SEAMEN'S STRIKE KEEPS RAIL FERRY AT THE DOCKS

SEAMEN'S STRIKE KEEPS RAIL FERRY AT THE DOCKS

The official launch of a new cross-channel freight train ferry scheduled for today was called off because of the continued blockade of the Port of Dover by truck drivers.

As new moves were made Wednesday to end the 14-week strike by Dover-based ferry crews, the inauguration of the 45 million ($85 million) ferry had to be postponed because the specially chartered train carrying officials and guests

from London to Dover would be unable to gain access to the ship.The 7,264-ton vessel is the largest train ferry ever built for cross- channel services and will double existing rail freight capacity.

The new service is a coordinated venture between British Rail's Railfreight International division, Sealink British Ferries, the Dover Harbour Board, the Port of Dunkirk and the French railway SNCF.

Ports on both sides of the English Channel remained paralyzed Wednesday as truck drivers who blockaded the docks earlier in the week refused to move their vehicles.

With over 600 trucks now parked on motorways outside Dover and hundreds more stranded on the other side of the channel, the drivers hope to force P&O European Ferries to settle the dispute with its ferry crews.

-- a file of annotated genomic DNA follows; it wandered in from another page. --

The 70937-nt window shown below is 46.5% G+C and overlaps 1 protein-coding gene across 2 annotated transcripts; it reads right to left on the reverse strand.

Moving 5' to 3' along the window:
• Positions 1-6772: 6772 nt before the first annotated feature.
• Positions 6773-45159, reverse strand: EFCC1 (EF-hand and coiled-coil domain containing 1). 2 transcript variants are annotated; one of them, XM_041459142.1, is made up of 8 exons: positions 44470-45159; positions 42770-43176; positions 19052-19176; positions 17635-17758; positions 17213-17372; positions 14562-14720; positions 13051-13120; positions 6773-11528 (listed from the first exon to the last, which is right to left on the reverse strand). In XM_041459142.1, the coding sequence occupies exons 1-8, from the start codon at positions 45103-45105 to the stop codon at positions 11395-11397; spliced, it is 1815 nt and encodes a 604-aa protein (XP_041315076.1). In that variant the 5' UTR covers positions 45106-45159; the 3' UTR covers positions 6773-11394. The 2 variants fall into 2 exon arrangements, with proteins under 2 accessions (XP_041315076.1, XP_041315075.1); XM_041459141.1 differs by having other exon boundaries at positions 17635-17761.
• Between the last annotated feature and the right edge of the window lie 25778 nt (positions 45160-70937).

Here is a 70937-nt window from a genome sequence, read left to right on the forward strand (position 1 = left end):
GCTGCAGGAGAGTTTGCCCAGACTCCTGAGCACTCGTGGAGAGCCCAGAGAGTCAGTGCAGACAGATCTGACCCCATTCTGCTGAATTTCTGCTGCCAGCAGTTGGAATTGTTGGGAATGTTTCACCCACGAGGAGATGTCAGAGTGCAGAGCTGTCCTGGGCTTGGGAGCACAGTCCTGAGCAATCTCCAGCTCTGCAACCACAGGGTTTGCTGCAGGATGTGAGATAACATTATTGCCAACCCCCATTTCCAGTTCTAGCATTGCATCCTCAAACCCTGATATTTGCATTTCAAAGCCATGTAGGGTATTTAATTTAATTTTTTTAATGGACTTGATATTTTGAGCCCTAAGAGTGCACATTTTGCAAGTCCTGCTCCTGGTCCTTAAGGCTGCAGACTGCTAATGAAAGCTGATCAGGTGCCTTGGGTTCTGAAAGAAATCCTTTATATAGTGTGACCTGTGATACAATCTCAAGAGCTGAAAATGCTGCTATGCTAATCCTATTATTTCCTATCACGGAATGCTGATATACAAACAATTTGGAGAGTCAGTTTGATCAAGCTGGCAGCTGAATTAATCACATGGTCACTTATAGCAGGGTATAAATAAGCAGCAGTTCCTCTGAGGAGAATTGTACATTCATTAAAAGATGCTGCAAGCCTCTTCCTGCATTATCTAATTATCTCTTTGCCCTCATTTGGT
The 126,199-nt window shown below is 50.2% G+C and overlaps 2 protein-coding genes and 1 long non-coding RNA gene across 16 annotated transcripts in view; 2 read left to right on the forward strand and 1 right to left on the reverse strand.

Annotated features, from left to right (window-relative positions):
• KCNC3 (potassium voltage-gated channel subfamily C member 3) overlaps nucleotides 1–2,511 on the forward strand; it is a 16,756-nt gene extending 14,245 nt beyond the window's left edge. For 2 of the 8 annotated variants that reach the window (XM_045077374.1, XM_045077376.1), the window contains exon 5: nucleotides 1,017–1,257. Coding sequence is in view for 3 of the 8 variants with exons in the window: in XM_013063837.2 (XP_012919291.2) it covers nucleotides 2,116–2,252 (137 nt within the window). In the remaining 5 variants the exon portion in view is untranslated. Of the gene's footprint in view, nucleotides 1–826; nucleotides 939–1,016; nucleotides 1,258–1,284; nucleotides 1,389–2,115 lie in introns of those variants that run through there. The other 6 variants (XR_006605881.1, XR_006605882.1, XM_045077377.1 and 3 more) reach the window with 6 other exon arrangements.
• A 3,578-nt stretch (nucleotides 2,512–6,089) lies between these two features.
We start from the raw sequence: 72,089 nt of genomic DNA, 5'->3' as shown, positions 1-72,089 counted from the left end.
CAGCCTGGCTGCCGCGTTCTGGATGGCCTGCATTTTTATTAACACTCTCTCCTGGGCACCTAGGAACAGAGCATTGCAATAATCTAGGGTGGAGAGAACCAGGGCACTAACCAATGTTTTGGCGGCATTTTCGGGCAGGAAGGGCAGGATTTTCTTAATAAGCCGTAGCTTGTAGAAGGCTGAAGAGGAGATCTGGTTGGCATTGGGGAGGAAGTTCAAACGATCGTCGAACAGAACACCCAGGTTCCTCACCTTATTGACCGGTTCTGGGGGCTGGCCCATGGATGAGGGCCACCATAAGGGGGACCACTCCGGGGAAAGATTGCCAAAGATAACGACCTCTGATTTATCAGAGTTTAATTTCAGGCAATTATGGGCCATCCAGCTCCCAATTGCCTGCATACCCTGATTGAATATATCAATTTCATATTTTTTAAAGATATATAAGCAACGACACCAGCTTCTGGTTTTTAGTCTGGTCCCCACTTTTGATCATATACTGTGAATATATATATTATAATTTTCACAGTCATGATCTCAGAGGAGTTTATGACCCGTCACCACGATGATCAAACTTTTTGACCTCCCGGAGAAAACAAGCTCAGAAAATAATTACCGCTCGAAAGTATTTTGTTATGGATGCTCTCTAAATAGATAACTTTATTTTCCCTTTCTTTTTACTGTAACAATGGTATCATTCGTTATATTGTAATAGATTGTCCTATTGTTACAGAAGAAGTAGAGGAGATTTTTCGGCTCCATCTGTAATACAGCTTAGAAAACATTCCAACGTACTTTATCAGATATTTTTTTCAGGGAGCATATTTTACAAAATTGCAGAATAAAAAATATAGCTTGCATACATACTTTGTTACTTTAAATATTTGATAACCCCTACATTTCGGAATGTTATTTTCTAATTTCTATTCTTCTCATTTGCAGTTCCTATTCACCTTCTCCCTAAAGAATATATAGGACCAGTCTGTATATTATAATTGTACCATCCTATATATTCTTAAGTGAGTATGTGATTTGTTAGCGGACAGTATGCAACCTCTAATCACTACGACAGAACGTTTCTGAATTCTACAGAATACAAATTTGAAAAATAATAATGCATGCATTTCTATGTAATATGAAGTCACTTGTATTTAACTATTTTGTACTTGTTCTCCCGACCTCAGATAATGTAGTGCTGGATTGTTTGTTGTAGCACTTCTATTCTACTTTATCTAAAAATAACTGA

Sealink British Ferries, the other major ferry operator whose vessels are at a standstill, offered to commit all its ferry services out of Dover to freight for the next 48 hours if the drivers agreed to end their action.

In a parallel move, the National Union of Seamen general secretary, Sam McCluskie, offered to call off secondary picketing against Sealink if truck drivers promised to commit themselves to a freight contract with Sealink for the next two or three years. This could persuade Sealink to take on more of the seamen dismissed by rival ferry operator P&O.

Earlier in the week, Sealink said it was ready to employ an additional 450 seamen, but only on a temporary basis during the summer months.

After discussing the Sealink and NUS proposals among themselves, drivers stranded at Dover voted against ending their protest Wednesday evening, but hundreds more stuck outside the town were still considering the offers.

During an angry debate on the strike in the House of Commons Wednesday, opposition Member of Parliament Michael Meacher accused P&O chairman Sir Jeffrey Sterling of escaping prosecution over the Herald of Free Enterprise tragedy last year because of his close relationship with the Conservative Party. Sir Jeffrey is an adviser to the government while P&O has made substantial contributions to party funds. The company bought European Ferries, which owned the ill-fated cross-channel ferry, just a few weeks before the ship capsized outside the Port of Zeebrugge with the loss of nearly 200 lives.

Also in Parliament, moves to end the National Dock Labour Scheme, which effectively guarantees dockworkers at some of Britain's older ports a job for life, were defeated Wednesday.